Project description:Tamoxifen is a successful endocrine therapy drug for estrogen receptor-positive (ER+) breast cancer. However, resistance to tamoxifen compromises the efficacy of endocrine treatment. In the present study, we identified potential tamoxifen resistance-related gene markers and investigated their mechanistic details. First, we established two ER + breast cancer cell lines resistant to tamoxifen, named MCF-7/TMR and BT474/TMR. Gene expression profiling showed that CXXC finger protein 4 (CXXC4) expression is lower in MCF-7/TMR cells than in MCF-7 cells. Furthermore, CXXC4 mRNA and protein expression are lower in the resistant cell lines than in the corresponding parental cell lines. We also investigated the correlation between CXXC4 and endocrine resistance in ER + breast cancer cells. CXXC4 knockdown accelerates cell proliferation in vitro and in vivo and renders breast cancer cells insensitive to tamoxifen, whereas CXXC4 overexpression inhibits cancer cell growth and increases tamoxifen sensitivity of resistant cells. In addition, we demonstrated that CXXC4 inhibits Wnt/?-catenin signaling in cancer cells by modulating the phosphorylation of GSK-3?, influencing the integrity of the ?-catenin degradation complex. Silencing the CXXC4 gene upregulates expression of cyclinD1 and c-myc (the downstream targets of Wnt signaling) and promotes cell cycle progression. Conversely, ectopic expression of CXXC4 downregulates the expression of these proteins and arrests the cell cycle in the G0/G1 phase. Finally, the small-molecule inhibitor XAV939 suppresses Wnt signaling and sensitizes resistant cells to tamoxifen. These results indicate that components of Wnt pathway that are early in response to tamoxifen could be involved as an intrinsic factor of the transition to endocrine resistance, and inhibition of Wnt signaling may be an effective therapeutic strategy to overcome tamoxifen resistance.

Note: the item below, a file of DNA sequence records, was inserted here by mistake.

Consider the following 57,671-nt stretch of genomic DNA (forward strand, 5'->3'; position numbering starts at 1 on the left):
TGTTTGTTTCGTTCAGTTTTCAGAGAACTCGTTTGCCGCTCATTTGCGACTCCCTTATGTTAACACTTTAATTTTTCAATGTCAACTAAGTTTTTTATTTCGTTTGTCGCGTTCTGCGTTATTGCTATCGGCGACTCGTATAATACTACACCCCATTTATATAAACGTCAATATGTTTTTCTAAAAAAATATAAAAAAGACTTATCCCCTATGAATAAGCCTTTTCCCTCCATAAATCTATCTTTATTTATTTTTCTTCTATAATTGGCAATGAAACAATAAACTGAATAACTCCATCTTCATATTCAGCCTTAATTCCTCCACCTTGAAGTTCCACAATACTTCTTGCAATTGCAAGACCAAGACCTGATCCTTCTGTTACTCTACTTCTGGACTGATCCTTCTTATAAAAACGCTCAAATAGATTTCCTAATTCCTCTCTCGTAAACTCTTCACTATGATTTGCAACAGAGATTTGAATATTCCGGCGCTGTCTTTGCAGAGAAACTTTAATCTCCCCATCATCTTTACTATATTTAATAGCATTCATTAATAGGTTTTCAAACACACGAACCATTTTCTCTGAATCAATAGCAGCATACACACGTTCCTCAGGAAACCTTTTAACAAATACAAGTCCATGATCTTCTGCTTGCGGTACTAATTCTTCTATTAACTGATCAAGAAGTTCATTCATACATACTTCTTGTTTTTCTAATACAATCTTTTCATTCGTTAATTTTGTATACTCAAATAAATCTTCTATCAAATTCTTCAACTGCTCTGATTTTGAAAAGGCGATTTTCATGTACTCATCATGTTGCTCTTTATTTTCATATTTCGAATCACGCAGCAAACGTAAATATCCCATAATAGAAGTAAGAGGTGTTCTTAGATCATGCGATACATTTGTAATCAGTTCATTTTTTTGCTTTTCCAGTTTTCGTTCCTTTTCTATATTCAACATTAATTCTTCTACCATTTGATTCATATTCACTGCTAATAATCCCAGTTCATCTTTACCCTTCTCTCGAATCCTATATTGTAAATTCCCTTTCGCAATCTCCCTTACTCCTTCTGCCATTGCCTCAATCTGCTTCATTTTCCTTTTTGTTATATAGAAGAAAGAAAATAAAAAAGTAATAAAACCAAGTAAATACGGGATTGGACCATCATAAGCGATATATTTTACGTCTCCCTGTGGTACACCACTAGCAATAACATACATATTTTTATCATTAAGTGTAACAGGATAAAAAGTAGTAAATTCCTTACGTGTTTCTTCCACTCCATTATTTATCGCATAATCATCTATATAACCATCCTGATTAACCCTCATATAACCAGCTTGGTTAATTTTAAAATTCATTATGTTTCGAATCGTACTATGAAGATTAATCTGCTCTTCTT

Project description:Tamoxifen provided a successful treatment for ER-positive breast cancer for many years. However, HER2 overexpressing breast cancer cells respond poorly to tamoxifen therapy presumably by pass. The molecular mechanisms underlying development of tamoxifen resistance have not been well established. Recently, we reported that breast cancer cells with high levels of ER-?36, a variant of ER-?, were resistant to tamoxifen and knockdown of ER-?36 expression in tamoxifen resistant cells with the shRNA method restored tamoxifen sensitivity, indicating that gained ER-?36 expression is one of the underlying mechanisms of tamoxifen resistance. Here, we found that tamoxifen induced expression of ER-?36-EGFR/HER2 positive regulatory loops and tamoxifen resistant MCF7 cells (MCF7/TAM) expressed enhanced levels of the loops. Disruption of the ER-?36-EGFR/HER2 positive regulatory loops with the dual tyrosine kinase inhibitor Lapatinib or ER-?36 down-regulator Broussoflavonol B in tamoxifen resistant MCF7 cells restored tamoxifen sensitivity. In addition, we also found both Lapatinib and Broussoflavonol B increased the growth inhibitory activity of tamoxifen in tumorsphere cells derived from MCF7/TAM cells. Our results thus demonstrated that elevated expression of the ER-?36-EGFR/HER2 loops is one of the mechanisms by which ER-positive breast cancer cells escape tamoxifen therapy. Our results thus provided a rational to develop novel therapeutic approaches for tamoxifen resistant patients by targeting the ER-?36-EGFR/HER2 loops.